The Aquino administration also focused on the peace negotiations with the MILF as his legacy because they seemed more genuinely committed to resolving the conflict. A general ceasefire was one of its significant agreements when they began talking in 1997, whereas the CNN is always averse to a ceasefire. Because the MILF shifted from armed struggle to peace negotiations toward reaching a Bangsamoro self-determination, it was easier for the GRP to engage them constructively. This engagement was strategic and not just tactical for the MILF. Santos says that clearly for the CNN, the peace negotiations are tactical: for international diplomatic recognition of the status of belligerency and help secure legitimacy internationally in view of their terrorist listing; for propaganda; for prisoner releases. There is no strategic decision to sincerely give peace negotiations a real chance at political settlement. The CPP mocked the MILF for allowing the Aquino regime to use the peace talks to hoodwink them. Lara recalls that in the early exploratory talks after Aquino took office, it was even being considered that maybe the guerrillas could take on other tasks like being forest rangers when they reintegrate, or that President Aquino, P-Noy and Jose Maria Sison, Joma, could perhaps meet, face to face.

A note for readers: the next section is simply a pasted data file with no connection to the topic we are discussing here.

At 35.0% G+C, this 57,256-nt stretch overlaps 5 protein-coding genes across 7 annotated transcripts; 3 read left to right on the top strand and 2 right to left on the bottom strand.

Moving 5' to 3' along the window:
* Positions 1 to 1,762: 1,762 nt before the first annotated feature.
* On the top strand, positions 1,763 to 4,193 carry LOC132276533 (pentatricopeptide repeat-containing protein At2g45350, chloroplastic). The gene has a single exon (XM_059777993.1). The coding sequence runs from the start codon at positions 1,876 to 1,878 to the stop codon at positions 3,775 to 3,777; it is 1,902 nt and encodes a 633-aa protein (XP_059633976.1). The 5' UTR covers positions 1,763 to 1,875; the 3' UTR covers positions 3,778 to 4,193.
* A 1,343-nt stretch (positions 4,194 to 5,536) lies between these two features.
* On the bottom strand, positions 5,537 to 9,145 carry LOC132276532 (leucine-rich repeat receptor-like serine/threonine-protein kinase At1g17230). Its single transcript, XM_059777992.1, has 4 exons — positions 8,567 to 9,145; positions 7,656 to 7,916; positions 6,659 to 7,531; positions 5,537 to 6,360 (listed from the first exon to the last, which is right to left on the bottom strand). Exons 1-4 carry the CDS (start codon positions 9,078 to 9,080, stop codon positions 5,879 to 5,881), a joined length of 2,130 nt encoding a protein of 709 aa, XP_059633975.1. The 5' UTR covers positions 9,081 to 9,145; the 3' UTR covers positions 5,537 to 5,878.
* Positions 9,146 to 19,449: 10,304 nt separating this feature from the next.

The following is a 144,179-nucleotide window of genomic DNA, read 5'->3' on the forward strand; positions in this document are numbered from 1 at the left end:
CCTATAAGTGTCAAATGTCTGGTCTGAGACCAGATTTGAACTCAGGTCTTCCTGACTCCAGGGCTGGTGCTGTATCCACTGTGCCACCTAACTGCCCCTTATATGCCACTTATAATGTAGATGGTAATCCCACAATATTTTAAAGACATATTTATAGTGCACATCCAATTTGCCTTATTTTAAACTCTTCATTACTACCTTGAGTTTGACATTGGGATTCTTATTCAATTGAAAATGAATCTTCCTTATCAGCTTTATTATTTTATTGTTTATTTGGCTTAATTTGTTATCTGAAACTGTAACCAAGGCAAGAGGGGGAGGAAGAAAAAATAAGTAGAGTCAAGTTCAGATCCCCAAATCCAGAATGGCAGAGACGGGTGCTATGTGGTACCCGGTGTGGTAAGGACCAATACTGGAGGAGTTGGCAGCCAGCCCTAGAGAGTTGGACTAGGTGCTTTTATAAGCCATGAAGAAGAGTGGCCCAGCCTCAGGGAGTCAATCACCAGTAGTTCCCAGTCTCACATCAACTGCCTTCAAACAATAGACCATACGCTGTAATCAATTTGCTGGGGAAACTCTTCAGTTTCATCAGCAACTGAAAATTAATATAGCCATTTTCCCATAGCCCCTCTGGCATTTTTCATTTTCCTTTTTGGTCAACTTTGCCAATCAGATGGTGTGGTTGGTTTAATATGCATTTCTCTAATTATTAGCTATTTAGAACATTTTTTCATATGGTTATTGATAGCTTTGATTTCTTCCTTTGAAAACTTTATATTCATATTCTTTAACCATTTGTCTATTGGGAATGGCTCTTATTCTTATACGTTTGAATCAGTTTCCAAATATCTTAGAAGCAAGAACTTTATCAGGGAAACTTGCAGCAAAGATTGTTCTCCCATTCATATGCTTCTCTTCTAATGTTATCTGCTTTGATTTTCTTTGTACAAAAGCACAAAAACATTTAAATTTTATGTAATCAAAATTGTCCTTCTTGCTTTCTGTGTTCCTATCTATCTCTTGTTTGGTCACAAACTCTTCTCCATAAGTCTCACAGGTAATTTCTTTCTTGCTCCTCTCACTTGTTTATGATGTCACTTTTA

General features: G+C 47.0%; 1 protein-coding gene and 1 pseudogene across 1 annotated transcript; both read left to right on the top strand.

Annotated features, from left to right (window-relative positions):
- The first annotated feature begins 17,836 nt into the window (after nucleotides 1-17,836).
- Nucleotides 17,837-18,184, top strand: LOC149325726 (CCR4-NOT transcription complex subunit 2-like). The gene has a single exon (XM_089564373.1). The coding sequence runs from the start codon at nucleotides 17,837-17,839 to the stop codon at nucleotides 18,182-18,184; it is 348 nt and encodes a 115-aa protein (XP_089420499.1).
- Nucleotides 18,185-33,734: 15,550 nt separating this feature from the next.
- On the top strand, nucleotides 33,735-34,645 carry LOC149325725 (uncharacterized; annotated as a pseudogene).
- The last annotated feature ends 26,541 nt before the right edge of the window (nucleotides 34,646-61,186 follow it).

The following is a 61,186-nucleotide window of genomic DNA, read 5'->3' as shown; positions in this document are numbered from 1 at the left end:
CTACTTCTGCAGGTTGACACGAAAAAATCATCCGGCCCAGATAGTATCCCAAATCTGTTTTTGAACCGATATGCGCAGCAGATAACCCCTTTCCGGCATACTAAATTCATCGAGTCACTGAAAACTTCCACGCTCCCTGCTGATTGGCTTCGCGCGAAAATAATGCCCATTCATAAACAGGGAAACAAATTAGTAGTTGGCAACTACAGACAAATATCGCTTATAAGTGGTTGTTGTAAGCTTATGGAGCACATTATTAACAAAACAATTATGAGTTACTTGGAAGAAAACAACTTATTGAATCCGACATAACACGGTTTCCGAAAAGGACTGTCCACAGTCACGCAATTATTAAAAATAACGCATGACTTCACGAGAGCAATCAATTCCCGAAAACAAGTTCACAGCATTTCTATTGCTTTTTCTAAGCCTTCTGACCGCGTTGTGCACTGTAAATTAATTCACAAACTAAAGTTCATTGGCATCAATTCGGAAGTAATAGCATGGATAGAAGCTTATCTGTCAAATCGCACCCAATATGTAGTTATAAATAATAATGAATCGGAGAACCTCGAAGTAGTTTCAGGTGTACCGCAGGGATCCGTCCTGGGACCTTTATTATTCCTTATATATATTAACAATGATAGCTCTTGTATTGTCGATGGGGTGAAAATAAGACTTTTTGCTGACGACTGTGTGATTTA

By late December of 2014, after Pope Francis’ visit that literally took the country by storm, there were feelers that CNN wanted to resume talks. Trillanes then asked was there time for it and what could be achieved, if at all, in a year and a half? But surprisingly, both panels actually agreed there was enough time to at least draft a Comprehensive Agreement on Social and Economic Reforms and a Truce and Cooperation Agreement based on a general declaration of mutual intent. Some observed that this initiative from the CNN came after the country-based CPP leaders, couple Wilma and Benito Tiamzon, were captured. Without the couple believed to be hardliners, Joma seemed to have acquired more elbow room in the negotiation. The tone of his statements changed from that of the earlier anniversary statements. But as Lara said, the GRP was under siege after the major tactical errors that led to the deaths of 44 SAF commandos, which in turn threatened the passage of the Bangsamoro Basic Law. And it was ironic that the government dropped negotiations with CNN in favor of the BBL but by the end of Aquino’s term, neither the BBL nor the CNN peace process moved forward.